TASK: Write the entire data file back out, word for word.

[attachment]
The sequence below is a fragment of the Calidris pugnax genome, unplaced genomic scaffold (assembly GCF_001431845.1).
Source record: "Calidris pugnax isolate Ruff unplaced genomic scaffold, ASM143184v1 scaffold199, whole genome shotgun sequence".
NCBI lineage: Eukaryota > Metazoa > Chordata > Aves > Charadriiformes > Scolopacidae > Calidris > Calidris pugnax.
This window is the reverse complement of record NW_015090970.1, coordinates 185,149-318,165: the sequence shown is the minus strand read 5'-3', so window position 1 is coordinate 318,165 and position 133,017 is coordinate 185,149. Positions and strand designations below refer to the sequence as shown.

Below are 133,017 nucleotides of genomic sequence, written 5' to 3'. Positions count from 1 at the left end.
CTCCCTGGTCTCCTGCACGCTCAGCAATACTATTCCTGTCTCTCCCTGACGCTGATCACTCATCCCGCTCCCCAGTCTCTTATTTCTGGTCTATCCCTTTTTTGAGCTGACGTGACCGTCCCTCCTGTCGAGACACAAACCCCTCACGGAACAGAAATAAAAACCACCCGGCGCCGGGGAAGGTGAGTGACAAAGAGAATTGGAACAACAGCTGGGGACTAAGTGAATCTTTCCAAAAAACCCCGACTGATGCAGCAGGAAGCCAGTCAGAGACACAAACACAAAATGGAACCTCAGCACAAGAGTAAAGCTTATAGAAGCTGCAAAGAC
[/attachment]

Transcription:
The sequence below is a fragment of the Calidris pugnax genome, unplaced genomic scaffold (assembly GCF_001431845.1).
Source record: "Calidris pugnax isolate Ruff unplaced genomic scaffold, ASM143184v1 scaffold199, whole genome shotgun sequence".
NCBI lineage: Eukaryota > Metazoa > Chordata > Aves > Charadriiformes > Scolopacidae > Calidris > Calidris pugnax.
This window is the reverse complement of record NW_015090970.1, coordinates 185,149-318,165: the sequence shown is the minus strand read 5'-3', so window position 1 is coordinate 318,165 and position 133,017 is coordinate 185,149. Positions and strand designations below refer to the sequence as shown.

Below are 133,017 nucleotides of genomic sequence, written 5' to 3'. Positions count from 1 at the left end.
CTCCCTGGTCTCCTGCACGCTCAGCAATACTATTCCTGTCTCTCCCTGACGCTGATCACTCATCCCGCTCCCCAGTCTCTTATTTCTGGTCTATCCCTTTTTTGAGCTGACGTGACCGTCCCTCCTGTCGAGACACAAACCCCTCACGGAACAGAAATAAAAACCACCCGGCGCCGGGGAAGGTGAGTGACAAAGAGAATTGGAACAACAGCTGGGGACTAAGTGAATCTTTCCAAAAAACCCCGACTGATGCAGCAGGAAGCCAGTCAGAGACACAAACACAAAATGGAACCTCAGCACAAGAGTAAAGCTTATAGAAGCTGCAAAGAC